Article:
How to Find Credible Sources to Cite in Media Pitches

With Google at our fingertips, information isn’t hard to find. But finding credible information can sometimes be a challenge.

 

In an era of “fake news,” it is more important than ever for public relations professionals to use credible sources in their pitches to journalists. These credible sources ensure your audience – journalists, and perhaps their readers, viewers, or listeners – can trust you, and that the assertions laid out in your pitch are backed up with reliable evidence.

 

Here are a few best practices for finding and citing credible sources in your next pitch:

 

What makes something credible?

As a PR professional, you are expected to use the best, most correct, most recent, and most reliable information possible. That way, journalists can trust in you and your client’s expertise.

 

Think of finding a credible source to include in your pitch the same way as finding reliable information to cite in your college research paper. To evaluate the credibility of a source, remember the acronym “CRAP:”

 

  • Currency: How recently was it published? Find information published less than five years ago, preferably within the last two years.
  • Reliability: Does the information have evidence to support it? Look for the original source of information, not a news article that cites a source.
  • Authority: Is the author an expert in their field? Fact-check information you find and pay careful attention to the sample size and who or what organization conducted the research.
  • Purpose/point of view: Why was it written? Analyze any biases the source may have.

If you’re not sure if a source is credible, don’t risk it. Find an alternative you know is reliable.

 

Where do you find credible sources?

Credible sources can be subject-matter experts such as professors, researchers, licensed professionals, or high-ranking executives, as well as industry research published in a scholarly journal, by a government agency or well-known research group.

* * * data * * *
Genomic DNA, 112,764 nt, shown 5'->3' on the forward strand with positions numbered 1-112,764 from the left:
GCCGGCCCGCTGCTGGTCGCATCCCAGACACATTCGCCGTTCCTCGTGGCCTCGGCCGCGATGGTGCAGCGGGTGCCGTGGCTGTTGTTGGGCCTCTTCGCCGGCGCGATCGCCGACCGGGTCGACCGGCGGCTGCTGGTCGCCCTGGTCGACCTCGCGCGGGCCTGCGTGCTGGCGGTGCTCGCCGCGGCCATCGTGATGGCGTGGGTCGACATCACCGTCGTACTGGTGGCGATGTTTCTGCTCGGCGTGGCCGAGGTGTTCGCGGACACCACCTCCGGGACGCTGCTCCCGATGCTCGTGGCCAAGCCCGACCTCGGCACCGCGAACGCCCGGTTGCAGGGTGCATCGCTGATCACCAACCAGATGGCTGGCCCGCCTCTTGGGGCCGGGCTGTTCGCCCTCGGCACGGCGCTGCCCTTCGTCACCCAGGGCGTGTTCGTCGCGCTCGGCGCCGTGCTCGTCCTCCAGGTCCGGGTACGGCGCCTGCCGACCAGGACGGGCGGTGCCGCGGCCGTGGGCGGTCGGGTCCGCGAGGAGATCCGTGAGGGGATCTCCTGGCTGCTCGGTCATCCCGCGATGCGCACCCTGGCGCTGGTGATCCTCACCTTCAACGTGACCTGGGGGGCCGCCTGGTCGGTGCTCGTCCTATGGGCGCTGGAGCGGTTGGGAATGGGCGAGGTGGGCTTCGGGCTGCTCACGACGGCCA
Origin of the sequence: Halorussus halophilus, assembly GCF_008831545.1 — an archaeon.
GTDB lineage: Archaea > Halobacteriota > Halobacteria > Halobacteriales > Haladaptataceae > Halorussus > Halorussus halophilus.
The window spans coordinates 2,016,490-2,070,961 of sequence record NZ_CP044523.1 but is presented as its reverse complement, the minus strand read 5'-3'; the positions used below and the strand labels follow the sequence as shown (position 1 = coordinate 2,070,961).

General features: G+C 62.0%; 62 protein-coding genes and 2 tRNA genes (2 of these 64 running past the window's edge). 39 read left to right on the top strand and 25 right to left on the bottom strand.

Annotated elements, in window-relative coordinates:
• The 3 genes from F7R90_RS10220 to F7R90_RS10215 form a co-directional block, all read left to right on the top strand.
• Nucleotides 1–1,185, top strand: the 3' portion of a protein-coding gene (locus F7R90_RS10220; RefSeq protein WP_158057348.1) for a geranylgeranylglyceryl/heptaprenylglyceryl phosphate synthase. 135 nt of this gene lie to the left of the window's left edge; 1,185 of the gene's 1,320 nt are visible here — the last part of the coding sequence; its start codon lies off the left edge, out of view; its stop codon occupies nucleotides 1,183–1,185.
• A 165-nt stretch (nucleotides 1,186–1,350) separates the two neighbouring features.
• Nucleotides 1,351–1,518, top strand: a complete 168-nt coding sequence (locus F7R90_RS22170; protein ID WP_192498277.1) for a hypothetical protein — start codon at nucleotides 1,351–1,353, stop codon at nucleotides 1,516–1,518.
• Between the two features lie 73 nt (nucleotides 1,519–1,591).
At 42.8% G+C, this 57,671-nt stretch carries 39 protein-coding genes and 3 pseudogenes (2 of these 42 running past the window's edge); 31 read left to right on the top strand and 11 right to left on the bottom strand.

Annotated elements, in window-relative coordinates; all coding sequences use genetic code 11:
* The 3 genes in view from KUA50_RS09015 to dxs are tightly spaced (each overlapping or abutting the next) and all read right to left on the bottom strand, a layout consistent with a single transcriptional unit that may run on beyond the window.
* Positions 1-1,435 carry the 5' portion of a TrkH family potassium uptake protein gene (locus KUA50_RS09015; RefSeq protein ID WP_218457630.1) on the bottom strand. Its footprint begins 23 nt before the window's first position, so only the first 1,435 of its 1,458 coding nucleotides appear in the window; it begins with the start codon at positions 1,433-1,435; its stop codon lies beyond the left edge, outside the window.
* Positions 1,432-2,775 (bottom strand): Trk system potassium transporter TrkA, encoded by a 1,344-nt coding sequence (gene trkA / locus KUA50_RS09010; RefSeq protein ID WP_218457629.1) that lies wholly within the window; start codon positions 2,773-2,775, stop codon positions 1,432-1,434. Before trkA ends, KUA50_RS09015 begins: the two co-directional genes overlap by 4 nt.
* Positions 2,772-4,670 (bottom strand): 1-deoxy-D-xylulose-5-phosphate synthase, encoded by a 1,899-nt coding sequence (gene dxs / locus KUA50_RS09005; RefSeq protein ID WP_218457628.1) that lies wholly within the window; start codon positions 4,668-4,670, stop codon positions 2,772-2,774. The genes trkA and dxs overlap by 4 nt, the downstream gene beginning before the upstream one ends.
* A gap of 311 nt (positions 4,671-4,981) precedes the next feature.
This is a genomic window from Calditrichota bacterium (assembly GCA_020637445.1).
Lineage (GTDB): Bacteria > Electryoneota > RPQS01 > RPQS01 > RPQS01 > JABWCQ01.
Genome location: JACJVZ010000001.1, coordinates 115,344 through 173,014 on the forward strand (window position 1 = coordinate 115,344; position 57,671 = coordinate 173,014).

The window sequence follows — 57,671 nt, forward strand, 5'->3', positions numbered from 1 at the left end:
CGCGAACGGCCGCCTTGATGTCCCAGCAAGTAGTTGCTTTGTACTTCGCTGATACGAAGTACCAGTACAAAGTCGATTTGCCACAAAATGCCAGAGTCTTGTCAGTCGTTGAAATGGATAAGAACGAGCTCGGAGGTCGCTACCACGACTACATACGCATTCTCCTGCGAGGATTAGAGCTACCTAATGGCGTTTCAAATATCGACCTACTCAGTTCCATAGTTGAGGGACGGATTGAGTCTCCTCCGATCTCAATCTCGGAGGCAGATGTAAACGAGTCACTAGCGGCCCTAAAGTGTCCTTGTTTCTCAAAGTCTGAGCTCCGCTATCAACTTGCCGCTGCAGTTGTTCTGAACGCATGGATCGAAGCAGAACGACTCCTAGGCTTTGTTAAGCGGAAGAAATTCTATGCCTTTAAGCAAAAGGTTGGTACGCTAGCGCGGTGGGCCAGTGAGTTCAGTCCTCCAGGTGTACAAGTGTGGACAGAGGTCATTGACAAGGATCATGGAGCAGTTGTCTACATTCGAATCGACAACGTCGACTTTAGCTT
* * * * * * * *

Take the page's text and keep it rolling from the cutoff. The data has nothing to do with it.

For example, when pitching a healthcare client, turn to the National Safety Council, American Hospital Association, and Department of Health & Human Services as resources. For business clients, look at facts and figures from the Census Bureau, National Association of Women Business Owners, and Small Business Administration. In your actual pitch to journalists, link to these credible sources in the body of your email. That way, the reporter can reference the report to get more information about the statistic.

 

Using evidence that does not come from a credible source of information will not convince the reporter you’re pitching that the claims in your pitch are plausible – or even correct – and certainly won’t convince them to write about your client.

 

Ready for us to put together a custom pitching strategy for you? Contact Lauryn Gray at lauryn@dittoepr.com, or request a consultation today.

How to Take Advantage of LinkedIn Groups

With more than 18 million companies currently using LinkedIn, it can be difficult to make yours stand out. Luckily, Reid Hoffman (co-founder of LinkedIn) offers a way to break down the masses by industry, interest, and intent with LinkedIn Groups.

 

LinkedIn Groups are virtual hubs on LinkedIn that provide a “place for professionals in the same industry or with similar interests to share content, find answers, post and view jobs, make business contacts, and establish themselves as industry experts.”

 

There are nearly 2.1 million groups on LinkedIn – which is still a LOT – but when broken down by industry, it’s much more manageable.